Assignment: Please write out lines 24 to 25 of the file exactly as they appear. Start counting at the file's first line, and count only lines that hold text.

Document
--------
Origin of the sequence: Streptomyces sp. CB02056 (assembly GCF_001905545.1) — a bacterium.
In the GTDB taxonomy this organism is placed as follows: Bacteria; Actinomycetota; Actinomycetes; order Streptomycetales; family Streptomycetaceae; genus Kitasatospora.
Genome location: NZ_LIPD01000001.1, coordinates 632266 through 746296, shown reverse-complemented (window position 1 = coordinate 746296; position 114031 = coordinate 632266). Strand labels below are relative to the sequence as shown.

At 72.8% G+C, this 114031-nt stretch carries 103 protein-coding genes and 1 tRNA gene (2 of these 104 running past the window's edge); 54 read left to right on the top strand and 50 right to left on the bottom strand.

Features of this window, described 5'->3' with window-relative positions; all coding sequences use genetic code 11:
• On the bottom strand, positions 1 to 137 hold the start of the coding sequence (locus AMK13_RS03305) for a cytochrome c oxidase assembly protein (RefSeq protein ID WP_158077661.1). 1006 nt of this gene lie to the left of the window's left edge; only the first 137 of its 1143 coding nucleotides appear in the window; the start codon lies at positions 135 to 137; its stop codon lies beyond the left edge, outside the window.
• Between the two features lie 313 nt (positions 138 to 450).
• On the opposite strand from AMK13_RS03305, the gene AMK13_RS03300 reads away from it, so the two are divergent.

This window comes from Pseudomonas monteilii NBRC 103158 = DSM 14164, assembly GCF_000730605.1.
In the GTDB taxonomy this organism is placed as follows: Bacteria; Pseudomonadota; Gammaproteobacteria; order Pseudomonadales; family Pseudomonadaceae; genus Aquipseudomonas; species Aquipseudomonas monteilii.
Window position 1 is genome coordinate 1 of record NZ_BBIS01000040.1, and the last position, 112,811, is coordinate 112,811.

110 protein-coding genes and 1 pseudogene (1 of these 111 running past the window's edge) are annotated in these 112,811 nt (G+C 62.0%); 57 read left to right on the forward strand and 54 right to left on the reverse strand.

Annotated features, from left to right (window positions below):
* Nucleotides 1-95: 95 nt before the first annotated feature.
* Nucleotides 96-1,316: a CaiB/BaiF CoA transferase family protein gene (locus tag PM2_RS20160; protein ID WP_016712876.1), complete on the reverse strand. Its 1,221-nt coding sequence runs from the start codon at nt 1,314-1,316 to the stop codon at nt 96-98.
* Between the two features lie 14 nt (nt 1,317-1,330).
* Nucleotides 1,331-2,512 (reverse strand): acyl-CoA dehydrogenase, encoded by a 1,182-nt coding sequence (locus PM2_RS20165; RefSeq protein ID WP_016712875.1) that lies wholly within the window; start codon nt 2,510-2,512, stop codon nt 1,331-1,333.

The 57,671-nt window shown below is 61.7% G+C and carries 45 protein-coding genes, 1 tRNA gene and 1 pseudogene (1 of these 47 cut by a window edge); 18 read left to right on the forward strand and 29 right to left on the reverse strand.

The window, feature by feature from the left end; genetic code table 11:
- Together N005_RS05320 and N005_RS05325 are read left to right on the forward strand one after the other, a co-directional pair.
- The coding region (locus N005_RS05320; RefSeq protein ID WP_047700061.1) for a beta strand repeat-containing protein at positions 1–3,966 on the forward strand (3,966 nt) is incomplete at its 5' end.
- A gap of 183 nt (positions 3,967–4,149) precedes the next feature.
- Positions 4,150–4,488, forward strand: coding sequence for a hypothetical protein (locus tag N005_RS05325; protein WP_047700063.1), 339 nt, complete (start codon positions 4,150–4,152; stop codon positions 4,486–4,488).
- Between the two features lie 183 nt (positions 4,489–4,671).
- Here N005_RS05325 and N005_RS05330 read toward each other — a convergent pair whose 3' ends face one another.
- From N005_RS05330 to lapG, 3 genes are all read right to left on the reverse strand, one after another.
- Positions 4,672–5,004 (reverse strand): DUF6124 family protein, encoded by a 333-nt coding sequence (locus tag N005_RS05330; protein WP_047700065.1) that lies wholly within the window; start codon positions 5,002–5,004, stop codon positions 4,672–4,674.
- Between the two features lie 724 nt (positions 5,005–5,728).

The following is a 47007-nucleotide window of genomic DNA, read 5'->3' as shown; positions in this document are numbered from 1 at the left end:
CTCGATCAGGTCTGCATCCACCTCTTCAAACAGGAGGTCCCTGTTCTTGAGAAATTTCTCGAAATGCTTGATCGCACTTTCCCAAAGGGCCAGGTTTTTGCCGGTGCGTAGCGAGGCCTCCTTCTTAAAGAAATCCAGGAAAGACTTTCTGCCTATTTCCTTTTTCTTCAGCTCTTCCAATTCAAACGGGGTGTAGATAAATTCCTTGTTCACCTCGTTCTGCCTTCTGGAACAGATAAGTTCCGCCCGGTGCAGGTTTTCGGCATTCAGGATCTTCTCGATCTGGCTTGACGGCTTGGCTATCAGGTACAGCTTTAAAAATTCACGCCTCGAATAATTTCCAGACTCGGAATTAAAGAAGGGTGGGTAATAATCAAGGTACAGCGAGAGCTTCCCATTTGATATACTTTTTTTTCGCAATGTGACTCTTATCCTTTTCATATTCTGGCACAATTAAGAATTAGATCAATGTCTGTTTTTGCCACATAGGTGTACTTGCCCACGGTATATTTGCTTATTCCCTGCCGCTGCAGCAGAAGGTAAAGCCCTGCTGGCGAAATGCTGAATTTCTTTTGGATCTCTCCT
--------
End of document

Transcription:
- Between the two features lie 183 nt (positions 4,489–4,671).
- Here N005_RS05325 and N005_RS05330 read toward each other — a convergent pair whose 3' ends face one another.